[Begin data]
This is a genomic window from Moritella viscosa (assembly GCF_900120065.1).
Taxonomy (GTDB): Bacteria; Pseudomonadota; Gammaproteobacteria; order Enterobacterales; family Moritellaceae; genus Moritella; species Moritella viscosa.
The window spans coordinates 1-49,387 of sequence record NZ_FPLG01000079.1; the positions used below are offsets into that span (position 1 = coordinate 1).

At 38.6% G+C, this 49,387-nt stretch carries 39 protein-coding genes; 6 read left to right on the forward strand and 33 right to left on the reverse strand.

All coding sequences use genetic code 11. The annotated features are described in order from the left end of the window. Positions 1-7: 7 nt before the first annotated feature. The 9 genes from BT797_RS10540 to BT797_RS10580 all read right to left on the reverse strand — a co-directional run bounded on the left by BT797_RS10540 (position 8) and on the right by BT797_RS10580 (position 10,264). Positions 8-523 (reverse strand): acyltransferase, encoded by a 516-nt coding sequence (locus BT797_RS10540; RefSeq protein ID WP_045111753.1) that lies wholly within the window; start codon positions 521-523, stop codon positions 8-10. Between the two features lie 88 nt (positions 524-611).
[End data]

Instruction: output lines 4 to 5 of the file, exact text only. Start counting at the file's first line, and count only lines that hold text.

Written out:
At 38.6% G+C, this 49,387-nt stretch carries 39 protein-coding genes; 6 read left to right on the forward strand and 33 right to left on the reverse strand.

All coding sequences use genetic code 11. The annotated features are described in order from the left end of the window. Positions 1-7: 7 nt before the first annotated feature. The 9 genes from BT797_RS10540 to BT797_RS10580 all read right to left on the reverse strand — a co-directional run bounded on the left by BT797_RS10540 (position 8) and on the right by BT797_RS10580 (position 10,264). Positions 8-523 (reverse strand): acyltransferase, encoded by a 516-nt coding sequence (locus BT797_RS10540; RefSeq protein ID WP_045111753.1) that lies wholly within the window; start codon positions 521-523, stop codon positions 8-10. Between the two features lie 88 nt (positions 524-611).